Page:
Anyone who knows what I do for a living will understand my interest in supporting policy aimed, at least in part, at reducing carbon emissions.
But those who know that I’m married to a fiscal conservative will also understand that I don’t see Republicans as the enemy. And that’s an area where I think the Green New Deal
has the potential to succeed or fail.
A recent NPR article on the deal
talks about paying special attention to groups like the poor, disabled and minority communities that might be disproportionately affected. It goes on to say that Republicans likely won’t support these “liberal economic ideas.”
But since when do liberals have a corner on concern about disproportionately affected people? Republicans have worked hard to support farmers and more recently coal miners who are often disproportionally affected by policies. These same stakeholders will be affected by any Green New Deal. If the discussion were opened up to include groups of interest to Republicans, they could be invited into the conversation and might surprise people in their response.
What if we could get both sides of the aisle away from the lobbyists to talk about how stakeholders are really affected? I think all our elected officials could concur on the value of a policy that might reduce Dow Chemical’s profits by 0.001% while preventing a degradation of 30-40% in an affected population. (I’m using Dow as an example here since I know that they take the impact on stakeholder groups like these into account in their own decision making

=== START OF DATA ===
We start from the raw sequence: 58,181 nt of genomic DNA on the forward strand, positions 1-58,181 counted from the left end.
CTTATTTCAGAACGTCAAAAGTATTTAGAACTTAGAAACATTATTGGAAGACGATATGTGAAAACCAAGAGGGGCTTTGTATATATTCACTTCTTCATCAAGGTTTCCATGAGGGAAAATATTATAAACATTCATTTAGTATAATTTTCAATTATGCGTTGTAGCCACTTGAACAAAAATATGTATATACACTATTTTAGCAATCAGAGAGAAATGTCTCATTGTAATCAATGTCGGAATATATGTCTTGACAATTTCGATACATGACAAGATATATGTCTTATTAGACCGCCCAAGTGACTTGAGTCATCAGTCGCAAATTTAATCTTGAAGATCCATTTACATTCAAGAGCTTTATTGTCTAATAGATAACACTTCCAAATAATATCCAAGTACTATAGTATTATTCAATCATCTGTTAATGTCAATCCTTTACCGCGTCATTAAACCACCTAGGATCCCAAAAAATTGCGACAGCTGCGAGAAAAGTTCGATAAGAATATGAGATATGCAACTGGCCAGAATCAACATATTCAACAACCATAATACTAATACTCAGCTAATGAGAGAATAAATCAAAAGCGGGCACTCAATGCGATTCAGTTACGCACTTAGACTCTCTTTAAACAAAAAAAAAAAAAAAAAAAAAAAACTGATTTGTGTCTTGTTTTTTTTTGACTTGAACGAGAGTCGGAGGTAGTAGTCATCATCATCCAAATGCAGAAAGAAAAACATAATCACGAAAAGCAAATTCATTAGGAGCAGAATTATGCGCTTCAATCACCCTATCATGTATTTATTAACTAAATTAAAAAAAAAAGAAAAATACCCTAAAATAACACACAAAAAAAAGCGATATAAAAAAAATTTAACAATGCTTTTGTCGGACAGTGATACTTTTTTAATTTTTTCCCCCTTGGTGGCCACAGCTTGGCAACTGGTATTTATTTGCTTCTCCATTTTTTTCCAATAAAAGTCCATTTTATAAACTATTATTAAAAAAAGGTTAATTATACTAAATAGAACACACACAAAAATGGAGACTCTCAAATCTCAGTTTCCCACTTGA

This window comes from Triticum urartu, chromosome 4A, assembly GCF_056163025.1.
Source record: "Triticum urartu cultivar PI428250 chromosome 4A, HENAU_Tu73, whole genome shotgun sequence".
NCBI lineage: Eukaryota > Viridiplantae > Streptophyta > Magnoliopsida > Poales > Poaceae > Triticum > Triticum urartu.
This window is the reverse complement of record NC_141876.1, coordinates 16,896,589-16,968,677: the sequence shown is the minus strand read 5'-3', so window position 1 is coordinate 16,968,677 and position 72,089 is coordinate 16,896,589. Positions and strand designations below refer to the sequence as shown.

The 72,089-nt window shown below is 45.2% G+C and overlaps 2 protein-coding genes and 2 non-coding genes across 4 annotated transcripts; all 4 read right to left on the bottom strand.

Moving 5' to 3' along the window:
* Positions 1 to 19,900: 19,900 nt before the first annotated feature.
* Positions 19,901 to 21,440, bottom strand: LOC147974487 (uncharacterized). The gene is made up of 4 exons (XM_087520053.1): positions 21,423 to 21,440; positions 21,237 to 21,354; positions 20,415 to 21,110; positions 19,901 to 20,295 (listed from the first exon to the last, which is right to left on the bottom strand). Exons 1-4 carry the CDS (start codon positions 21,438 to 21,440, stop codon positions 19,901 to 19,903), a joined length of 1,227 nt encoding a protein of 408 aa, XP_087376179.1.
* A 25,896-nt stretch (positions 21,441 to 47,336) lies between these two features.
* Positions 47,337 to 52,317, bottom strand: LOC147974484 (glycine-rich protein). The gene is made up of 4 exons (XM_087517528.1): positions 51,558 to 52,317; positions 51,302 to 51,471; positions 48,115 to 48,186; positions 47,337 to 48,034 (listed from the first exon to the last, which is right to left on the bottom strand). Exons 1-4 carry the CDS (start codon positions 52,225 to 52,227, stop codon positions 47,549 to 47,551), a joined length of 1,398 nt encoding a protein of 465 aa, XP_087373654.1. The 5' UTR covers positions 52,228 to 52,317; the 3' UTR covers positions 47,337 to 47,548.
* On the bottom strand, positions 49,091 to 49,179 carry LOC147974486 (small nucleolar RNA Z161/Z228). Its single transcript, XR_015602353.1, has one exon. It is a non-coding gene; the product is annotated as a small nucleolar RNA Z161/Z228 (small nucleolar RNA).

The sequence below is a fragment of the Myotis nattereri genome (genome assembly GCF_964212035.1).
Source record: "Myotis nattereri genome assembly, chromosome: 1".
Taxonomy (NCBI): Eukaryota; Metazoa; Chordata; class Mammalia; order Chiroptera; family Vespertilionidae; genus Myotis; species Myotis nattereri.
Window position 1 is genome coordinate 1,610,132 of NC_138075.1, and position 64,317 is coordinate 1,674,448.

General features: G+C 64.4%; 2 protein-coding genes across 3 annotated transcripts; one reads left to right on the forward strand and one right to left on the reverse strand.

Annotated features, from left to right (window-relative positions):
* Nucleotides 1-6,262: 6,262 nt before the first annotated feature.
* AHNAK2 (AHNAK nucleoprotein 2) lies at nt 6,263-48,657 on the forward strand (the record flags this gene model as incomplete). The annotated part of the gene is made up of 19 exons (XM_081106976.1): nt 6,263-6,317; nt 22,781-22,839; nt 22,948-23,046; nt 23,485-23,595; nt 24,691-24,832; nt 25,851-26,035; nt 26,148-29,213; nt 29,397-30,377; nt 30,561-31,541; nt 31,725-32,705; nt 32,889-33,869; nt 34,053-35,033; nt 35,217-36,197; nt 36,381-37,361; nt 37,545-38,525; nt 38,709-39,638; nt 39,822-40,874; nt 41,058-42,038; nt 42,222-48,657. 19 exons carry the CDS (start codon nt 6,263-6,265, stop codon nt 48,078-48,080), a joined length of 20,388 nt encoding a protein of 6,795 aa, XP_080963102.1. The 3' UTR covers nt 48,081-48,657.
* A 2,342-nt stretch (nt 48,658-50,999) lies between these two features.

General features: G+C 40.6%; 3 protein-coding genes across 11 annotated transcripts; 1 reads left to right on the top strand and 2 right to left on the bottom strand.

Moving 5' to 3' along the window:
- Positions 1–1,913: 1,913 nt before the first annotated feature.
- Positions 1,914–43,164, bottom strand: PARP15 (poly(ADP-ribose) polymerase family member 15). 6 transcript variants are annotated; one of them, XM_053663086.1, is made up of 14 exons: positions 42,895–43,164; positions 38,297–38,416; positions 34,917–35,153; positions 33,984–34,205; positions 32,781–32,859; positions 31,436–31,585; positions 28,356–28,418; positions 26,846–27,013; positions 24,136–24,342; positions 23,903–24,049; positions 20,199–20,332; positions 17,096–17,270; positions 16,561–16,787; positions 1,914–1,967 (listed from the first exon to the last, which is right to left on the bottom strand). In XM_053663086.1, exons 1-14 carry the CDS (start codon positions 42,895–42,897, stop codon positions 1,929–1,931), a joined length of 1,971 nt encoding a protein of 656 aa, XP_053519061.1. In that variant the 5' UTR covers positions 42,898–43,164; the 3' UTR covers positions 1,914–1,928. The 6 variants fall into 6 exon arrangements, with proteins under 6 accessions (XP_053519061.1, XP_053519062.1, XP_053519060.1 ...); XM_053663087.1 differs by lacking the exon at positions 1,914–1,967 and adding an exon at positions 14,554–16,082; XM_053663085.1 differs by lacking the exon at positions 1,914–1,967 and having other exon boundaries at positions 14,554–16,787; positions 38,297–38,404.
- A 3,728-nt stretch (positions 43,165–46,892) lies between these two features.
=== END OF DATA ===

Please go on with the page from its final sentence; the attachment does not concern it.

And if we provide incentives for people and businesses to purchase alternative energy production, doesn’t it make sense to tie those incentives to jobs in coal country, provided by those who benefit from the policies, such as solar panel and battery manufacturers?
As I said, my husband is a fiscal conservative and a frugal New Englander. The two of us see eye to eye on the need to conserve energy and reduce our reliance on fossil fuel, although for very different reasons. When we talk about these things, we acknowledge each other’s drivers, usually without being dismissive of either perspective.
For those of us who believe that we must act now and act boldly, it makes sense to actively invite a Republican point of view. We need to address their disproportionately affected stakeholders and accommodate their need for fiscal conservancy. We need to use our political savvy to embrace, rather than alienate those who think differently. If we don’t, the New Green Deal, and all the other deals that might reduce our risk of catastrophe, will fail.
PHOTO CAPTION: US Representative Alexandria Ocasio-Cortez and Senator Edward Markey formally unveiled the Green New Deal at a press conference on Feb. 7, 2019. Photo by Senate Democrats, Used Under Creative Commons